NASA announced on Dec. 10 the next step in its plan to launch American astronauts from U.S. soil, selecting three companies to conduct activities under contracts that will enable future certification of commercial spacecraft as safe to carry humans to the International Space Station (ISS).
Advances made by these American companies during the first contract phase known as the certification products contracts (CPC) will begin the process of ensuring integrated crew transportation systems will meet agency safety requirements and standards to launch American astronauts to the ISS from the United States, ending the agency’s reliance on Russia for these transportation services. The second phase of certification will result in a separately competed contract.
CPC contractors are:
- The Boeing Co., Houston, Texas, $9.99 million
- Sierra Nevada Corp. Space System, Louisville, Colo., $10 million
- Space Exploration Technologies Corp., Hawthorne, Calif., $9.6 million
During the Phase 1 CPC contracts, from Jan. 22, 2013 through May 30, 2014, the companies will work with NASA's Commercial Crew Program (CCP) to discuss and develop products to implement the agency's flight safety and performance requirements. This includes implementation across all aspects of the space system, including the spacecraft, launch vehicle and ground and mission operations.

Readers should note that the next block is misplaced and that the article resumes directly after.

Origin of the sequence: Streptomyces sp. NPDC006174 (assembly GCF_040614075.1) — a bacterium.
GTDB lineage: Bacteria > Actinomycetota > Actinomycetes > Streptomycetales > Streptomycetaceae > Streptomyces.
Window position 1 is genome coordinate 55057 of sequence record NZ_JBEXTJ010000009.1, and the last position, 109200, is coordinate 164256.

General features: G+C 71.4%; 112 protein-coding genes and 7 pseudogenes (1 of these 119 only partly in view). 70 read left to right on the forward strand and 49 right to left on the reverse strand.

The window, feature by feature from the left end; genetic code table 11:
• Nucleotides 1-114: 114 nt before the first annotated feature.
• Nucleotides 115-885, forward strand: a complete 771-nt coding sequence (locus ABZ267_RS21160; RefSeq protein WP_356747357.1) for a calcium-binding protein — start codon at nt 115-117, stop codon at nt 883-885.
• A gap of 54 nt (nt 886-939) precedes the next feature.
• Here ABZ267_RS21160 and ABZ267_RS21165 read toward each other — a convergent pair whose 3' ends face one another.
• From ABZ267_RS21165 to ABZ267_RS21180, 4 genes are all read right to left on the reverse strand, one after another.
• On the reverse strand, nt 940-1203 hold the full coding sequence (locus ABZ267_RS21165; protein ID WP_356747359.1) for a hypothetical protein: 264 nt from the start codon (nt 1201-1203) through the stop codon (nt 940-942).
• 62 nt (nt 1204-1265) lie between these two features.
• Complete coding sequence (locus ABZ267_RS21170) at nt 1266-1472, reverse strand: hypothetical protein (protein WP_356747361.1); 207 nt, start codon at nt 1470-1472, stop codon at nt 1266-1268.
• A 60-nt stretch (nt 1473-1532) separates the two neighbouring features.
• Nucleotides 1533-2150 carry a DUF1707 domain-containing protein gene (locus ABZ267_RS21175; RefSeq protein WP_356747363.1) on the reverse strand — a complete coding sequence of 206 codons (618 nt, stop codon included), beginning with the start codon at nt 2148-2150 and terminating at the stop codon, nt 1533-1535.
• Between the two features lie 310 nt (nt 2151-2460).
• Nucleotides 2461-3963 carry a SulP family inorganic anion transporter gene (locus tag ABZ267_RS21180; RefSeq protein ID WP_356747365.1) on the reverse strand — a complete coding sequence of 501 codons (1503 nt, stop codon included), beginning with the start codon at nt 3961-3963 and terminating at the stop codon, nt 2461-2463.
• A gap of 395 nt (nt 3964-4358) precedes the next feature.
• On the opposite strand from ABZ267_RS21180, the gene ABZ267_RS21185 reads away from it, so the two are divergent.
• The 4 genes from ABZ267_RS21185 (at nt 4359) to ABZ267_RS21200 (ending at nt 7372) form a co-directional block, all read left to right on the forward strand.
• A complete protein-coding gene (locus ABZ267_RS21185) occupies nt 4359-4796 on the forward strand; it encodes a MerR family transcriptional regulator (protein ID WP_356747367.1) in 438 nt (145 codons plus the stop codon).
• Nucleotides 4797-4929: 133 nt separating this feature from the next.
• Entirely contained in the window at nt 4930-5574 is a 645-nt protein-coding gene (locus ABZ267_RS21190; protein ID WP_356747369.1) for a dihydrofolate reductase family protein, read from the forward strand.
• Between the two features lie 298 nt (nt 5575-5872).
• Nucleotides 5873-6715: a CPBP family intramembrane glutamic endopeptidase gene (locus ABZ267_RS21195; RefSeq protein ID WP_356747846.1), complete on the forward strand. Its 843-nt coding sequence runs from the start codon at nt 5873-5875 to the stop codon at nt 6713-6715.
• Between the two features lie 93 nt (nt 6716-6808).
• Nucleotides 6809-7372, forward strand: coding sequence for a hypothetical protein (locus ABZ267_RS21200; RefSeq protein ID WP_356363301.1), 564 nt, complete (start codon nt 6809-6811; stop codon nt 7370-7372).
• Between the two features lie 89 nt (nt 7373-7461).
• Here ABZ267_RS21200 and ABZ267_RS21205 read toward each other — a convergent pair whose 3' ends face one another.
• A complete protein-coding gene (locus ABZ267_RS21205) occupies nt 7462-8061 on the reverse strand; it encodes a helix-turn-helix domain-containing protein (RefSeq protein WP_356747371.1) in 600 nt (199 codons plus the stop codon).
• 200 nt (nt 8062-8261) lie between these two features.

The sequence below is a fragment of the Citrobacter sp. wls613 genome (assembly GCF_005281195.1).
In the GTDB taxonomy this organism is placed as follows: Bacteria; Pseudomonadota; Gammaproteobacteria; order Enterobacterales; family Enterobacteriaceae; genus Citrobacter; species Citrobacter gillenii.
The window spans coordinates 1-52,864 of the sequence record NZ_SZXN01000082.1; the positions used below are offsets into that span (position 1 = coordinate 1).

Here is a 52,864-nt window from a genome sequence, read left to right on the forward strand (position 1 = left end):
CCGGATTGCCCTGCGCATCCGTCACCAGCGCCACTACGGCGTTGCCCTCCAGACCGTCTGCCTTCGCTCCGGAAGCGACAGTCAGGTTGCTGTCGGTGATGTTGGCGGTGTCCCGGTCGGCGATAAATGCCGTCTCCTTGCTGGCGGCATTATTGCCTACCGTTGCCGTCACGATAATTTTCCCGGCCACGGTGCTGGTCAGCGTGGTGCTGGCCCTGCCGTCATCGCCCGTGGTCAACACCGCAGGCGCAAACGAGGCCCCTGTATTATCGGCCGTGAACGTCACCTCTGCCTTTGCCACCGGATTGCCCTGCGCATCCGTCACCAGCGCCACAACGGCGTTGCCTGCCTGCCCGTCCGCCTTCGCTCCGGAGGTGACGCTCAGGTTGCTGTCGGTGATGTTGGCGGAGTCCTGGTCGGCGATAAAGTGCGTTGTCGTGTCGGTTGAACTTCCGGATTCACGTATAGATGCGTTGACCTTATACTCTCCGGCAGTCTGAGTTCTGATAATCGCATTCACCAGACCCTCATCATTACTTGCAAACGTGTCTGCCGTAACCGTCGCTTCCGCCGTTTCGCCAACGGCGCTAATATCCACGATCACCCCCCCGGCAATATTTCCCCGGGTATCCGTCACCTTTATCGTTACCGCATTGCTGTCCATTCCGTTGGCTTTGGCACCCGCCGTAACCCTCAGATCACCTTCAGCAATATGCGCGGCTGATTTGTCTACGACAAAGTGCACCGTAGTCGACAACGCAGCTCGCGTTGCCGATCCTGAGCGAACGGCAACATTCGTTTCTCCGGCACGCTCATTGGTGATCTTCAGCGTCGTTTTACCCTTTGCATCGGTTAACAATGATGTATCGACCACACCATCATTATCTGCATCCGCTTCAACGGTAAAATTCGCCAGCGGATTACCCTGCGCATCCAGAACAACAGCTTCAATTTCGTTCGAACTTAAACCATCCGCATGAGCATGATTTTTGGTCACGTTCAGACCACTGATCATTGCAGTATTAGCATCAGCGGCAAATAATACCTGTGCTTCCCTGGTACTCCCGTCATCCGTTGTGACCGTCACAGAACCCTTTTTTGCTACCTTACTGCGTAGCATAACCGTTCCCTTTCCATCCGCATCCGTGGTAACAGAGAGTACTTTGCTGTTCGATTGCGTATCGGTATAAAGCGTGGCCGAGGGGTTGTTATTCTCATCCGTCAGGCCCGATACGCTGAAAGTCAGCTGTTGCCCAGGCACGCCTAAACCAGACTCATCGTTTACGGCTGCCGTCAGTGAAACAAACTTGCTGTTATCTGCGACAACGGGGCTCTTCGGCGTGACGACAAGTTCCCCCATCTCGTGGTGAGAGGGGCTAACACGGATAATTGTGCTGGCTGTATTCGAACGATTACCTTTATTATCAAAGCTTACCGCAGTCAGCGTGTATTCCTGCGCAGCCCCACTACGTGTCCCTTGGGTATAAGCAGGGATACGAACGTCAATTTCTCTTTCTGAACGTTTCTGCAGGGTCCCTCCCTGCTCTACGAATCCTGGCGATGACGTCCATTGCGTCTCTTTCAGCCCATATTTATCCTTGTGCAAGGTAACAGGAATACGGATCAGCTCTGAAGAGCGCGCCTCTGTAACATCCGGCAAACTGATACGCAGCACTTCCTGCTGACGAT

Under the contract, a certification plan will be developed to achieve safe, crewed missions to the space station. This includes data that will result in developing engineering standards, tests and analyses of the crew transportation systems design.
The second phase of the certification contract, expected to begin in mid-2014, will involve a full and open competition. It will include the final development, testing and verifications necessary to allow crewed demonstration flights to the space station.
NASA is facilitating the development of U.S. commercial crew space transportation capabilities with the goal of achieving safe, reliable and costeffective access to and from lowEarth orbit for potential future government and commercial customers.
While NASA works with U.S. industry partners to develop these capabilities, the agency also is developing the Orion spacecraft and the Space Launch System (SLS), a crew capsule and heavylift rocket to provide an entirely new capability for human exploration. Designed to be flexible for launching spacecraft for crew and cargo missions, SLS and Orion will expand human presence beyond low-Earth orbit and enable new missions of exploration in the solar system.
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